Although the Melbourne metropolitan office vacancy rate marginally fell in the first half of 2014, vacancy remains above the 10-year average at around 7.6%.

Despite the elevated vacancy levels, the outlook for the metropolitan office market remains positive with the new supply pipeline limited coupled with increasing trend of converting proposed office development sites into residential use.

According to the Australian Bureau of Statistics, over year to August 2014 Victorian employment grew by 49,700 jobs. The growth of employment was driven by the education and retail sectors. In terms of traditional white collar employment sectors, the finance sector grew only modestly over the 12 months to August while employment in the professional services sector contracted in the year. In the year to August 2014, Victorian employment increased by 1.7%, modest in comparison to the past 10 years, but an improvement on the preceding year.

Supply of new office space continues to remain subdued across Melbourne. Within in the metropolitan office market specifically, new supply remains well below the long term average with new supply forecast to total 40,000 square metres in 2014. Looking ahead, Box Hill and Dandenong are both anticipated to face significant rises in vacancy over the next 12 months, impacted by relocations of the ATO into new buildings in both suburban office hubs.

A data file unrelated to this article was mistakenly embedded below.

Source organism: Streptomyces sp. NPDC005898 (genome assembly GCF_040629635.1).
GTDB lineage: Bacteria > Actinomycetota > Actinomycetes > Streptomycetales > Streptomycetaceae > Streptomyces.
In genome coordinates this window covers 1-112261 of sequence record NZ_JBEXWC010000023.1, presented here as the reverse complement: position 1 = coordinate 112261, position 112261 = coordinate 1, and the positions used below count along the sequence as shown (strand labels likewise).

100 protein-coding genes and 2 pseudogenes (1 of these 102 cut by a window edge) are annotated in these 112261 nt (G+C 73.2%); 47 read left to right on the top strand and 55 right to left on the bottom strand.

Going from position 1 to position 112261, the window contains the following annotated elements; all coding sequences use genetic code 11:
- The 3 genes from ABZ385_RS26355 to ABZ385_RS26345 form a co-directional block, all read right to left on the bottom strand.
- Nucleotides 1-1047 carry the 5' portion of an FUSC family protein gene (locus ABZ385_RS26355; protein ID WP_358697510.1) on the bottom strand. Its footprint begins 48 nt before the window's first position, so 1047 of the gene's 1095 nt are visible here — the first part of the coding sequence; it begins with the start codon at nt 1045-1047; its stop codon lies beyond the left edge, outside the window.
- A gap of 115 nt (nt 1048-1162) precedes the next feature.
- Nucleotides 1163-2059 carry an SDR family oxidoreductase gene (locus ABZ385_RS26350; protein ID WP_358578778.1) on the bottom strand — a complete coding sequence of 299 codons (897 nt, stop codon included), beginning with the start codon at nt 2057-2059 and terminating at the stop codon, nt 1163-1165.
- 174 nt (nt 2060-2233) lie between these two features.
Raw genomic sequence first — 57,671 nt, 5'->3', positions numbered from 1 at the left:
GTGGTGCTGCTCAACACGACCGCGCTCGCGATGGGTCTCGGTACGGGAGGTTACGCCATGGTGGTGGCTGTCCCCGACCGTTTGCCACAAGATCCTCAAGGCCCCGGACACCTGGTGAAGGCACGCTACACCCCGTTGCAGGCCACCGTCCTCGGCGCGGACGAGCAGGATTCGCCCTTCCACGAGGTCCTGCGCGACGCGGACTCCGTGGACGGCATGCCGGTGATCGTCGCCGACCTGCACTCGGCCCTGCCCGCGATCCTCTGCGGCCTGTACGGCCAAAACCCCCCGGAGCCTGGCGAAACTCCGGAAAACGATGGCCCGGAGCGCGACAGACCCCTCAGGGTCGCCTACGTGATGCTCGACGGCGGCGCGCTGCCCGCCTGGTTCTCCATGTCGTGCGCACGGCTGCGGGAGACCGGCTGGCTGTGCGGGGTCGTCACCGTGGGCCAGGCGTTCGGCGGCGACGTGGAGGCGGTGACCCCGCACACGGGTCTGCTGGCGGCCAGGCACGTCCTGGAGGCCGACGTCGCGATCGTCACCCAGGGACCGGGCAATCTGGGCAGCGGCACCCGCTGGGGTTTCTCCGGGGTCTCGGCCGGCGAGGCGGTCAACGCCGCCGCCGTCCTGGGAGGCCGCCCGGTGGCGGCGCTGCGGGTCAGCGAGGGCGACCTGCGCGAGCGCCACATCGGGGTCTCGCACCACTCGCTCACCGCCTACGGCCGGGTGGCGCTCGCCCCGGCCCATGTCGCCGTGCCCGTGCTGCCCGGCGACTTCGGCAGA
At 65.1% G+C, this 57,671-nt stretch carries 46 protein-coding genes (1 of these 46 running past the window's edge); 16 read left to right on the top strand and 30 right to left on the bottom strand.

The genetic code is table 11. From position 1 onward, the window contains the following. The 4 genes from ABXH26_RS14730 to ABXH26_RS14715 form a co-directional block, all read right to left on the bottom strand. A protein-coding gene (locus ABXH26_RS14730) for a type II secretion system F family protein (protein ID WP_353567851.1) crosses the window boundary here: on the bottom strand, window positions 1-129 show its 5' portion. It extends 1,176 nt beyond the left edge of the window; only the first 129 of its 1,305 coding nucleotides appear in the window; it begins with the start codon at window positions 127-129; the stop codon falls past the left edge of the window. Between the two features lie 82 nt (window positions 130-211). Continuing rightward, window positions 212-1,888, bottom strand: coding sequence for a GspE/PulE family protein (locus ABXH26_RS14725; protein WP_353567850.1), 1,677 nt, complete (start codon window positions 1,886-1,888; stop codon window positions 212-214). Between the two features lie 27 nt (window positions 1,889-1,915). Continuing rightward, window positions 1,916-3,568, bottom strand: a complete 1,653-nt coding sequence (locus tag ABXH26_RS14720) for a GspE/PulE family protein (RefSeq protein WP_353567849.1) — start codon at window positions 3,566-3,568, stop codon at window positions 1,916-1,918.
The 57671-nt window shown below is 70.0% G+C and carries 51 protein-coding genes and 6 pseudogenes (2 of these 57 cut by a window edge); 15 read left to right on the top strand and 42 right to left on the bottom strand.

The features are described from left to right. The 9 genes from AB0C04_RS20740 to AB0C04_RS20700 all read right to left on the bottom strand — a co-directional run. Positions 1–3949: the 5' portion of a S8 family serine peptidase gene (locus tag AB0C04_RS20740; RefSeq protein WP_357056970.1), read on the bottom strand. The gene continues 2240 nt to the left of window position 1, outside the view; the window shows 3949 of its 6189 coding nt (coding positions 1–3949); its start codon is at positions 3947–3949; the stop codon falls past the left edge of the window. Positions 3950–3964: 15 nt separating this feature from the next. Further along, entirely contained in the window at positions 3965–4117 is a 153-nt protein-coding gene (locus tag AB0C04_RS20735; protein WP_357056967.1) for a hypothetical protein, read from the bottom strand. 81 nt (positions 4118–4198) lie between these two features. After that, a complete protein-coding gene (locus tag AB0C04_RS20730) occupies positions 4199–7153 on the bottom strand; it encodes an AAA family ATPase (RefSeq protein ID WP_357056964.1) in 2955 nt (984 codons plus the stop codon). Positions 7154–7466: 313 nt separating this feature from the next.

In line with the soft employment growth, tenant demand has also been muted over the past two years. However with pre-commitment levels within the new development high, options for tenants seeking new accommodation remain limited which have stifled significant rises in vacancies and held rental levels steady.

The recent trends in job advertisements coupled with improvements in business confidence levels should transcend into uplift in leasing transaction activity over the next six months. Whilst Victoria in particular has been impacted the spate of planned manufacturing closures anecdotal estimates suggest that manufacturing tenants only account for 5% of metropolitan office, and thus unlikely to have a significant bearing on vacancy and rental levels.

In contrast to the subdued leasing conditions investment activity has been steadily improving since the trough recorded in 2008. While the majority of offices were purchased by syndicates and private investors in 2013; of interest has been the emergence of foreign capital into the metropolitan office market.

With significant investment activity and tightening yields in CBD office market, investors are looking towards other office markets as alternative investments and this trend has seen investor volumes reach new peaks. Institutional investors continue to be the largest purchaser group within Melbourne’s metropolitan office market as demonstrated by GPT Metropolitan Office Fund’s acquisition of 109 Burwood Road, Hawthorn for $63 million.

The attractive yields on offer within Melbourne’s office markets in comparison to global markets and Australia’s economic outlook has resulted in very strong offshore interest which is likely to continue to pressure current yield levels.

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